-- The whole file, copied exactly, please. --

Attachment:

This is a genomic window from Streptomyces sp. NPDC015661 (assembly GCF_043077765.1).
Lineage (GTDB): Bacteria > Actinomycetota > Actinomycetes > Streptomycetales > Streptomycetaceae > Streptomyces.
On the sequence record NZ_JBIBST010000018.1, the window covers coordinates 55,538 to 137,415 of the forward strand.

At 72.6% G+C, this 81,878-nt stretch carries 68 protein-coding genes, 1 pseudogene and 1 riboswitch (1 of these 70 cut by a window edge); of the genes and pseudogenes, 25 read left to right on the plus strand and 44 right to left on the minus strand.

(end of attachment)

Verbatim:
This is a genomic window from Streptomyces sp. NPDC015661 (assembly GCF_043077765.1).
Lineage (GTDB): Bacteria > Actinomycetota > Actinomycetes > Streptomycetales > Streptomycetaceae > Streptomyces.
On the sequence record NZ_JBIBST010000018.1, the window covers coordinates 55,538 to 137,415 of the forward strand.

At 72.6% G+C, this 81,878-nt stretch carries 68 protein-coding genes, 1 pseudogene and 1 riboswitch (1 of these 70 cut by a window edge); of the genes and pseudogenes, 25 read left to right on the plus strand and 44 right to left on the minus strand.